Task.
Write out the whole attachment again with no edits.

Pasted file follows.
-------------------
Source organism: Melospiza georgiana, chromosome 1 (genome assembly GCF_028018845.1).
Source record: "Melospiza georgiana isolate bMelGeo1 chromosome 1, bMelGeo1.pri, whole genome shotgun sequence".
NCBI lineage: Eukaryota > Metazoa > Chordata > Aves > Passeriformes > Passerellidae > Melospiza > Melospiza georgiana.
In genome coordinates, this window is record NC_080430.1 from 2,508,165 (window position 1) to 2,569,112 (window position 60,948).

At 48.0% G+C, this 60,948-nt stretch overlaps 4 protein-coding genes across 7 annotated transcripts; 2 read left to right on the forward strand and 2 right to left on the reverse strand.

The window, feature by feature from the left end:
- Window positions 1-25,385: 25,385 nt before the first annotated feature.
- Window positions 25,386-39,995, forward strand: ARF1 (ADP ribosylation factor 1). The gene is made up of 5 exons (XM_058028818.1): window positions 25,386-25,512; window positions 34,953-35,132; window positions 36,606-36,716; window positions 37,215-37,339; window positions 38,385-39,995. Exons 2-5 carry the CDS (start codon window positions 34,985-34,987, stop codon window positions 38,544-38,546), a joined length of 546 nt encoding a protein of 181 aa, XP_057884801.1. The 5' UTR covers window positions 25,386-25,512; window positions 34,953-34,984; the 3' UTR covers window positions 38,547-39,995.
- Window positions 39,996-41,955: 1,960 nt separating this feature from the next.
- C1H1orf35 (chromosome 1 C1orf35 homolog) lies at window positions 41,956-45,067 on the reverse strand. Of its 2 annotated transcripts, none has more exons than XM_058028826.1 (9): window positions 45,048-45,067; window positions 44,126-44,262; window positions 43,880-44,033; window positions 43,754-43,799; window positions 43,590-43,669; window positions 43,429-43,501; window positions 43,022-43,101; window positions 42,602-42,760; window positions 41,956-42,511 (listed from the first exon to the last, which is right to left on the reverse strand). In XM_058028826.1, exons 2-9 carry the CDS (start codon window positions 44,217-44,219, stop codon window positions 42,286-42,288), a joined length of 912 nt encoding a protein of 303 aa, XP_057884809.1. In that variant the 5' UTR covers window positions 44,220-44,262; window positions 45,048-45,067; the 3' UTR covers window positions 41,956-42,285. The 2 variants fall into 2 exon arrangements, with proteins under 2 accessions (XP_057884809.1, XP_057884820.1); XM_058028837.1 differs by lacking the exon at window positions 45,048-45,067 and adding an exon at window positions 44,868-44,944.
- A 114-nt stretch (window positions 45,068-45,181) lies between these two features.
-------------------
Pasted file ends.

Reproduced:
Source organism: Melospiza georgiana, chromosome 1 (genome assembly GCF_028018845.1).
Source record: "Melospiza georgiana isolate bMelGeo1 chromosome 1, bMelGeo1.pri, whole genome shotgun sequence".
NCBI lineage: Eukaryota > Metazoa > Chordata > Aves > Passeriformes > Passerellidae > Melospiza > Melospiza georgiana.
In genome coordinates, this window is record NC_080430.1 from 2,508,165 (window position 1) to 2,569,112 (window position 60,948).

At 48.0% G+C, this 60,948-nt stretch overlaps 4 protein-coding genes across 7 annotated transcripts; 2 read left to right on the forward strand and 2 right to left on the reverse strand.

The window, feature by feature from the left end:
- Window positions 1-25,385: 25,385 nt before the first annotated feature.
- Window positions 25,386-39,995, forward strand: ARF1 (ADP ribosylation factor 1). The gene is made up of 5 exons (XM_058028818.1): window positions 25,386-25,512; window positions 34,953-35,132; window positions 36,606-36,716; window positions 37,215-37,339; window positions 38,385-39,995. Exons 2-5 carry the CDS (start codon window positions 34,985-34,987, stop codon window positions 38,544-38,546), a joined length of 546 nt encoding a protein of 181 aa, XP_057884801.1. The 5' UTR covers window positions 25,386-25,512; window positions 34,953-34,984; the 3' UTR covers window positions 38,547-39,995.
- Window positions 39,996-41,955: 1,960 nt separating this feature from the next.
- C1H1orf35 (chromosome 1 C1orf35 homolog) lies at window positions 41,956-45,067 on the reverse strand. Of its 2 annotated transcripts, none has more exons than XM_058028826.1 (9): window positions 45,048-45,067; window positions 44,126-44,262; window positions 43,880-44,033; window positions 43,754-43,799; window positions 43,590-43,669; window positions 43,429-43,501; window positions 43,022-43,101; window positions 42,602-42,760; window positions 41,956-42,511 (listed from the first exon to the last, which is right to left on the reverse strand). In XM_058028826.1, exons 2-9 carry the CDS (start codon window positions 44,217-44,219, stop codon window positions 42,286-42,288), a joined length of 912 nt encoding a protein of 303 aa, XP_057884809.1. In that variant the 5' UTR covers window positions 44,220-44,262; window positions 45,048-45,067; the 3' UTR covers window positions 41,956-42,285. The 2 variants fall into 2 exon arrangements, with proteins under 2 accessions (XP_057884809.1, XP_057884820.1); XM_058028837.1 differs by lacking the exon at window positions 45,048-45,067 and adding an exon at window positions 44,868-44,944.
- A 114-nt stretch (window positions 45,068-45,181) lies between these two features.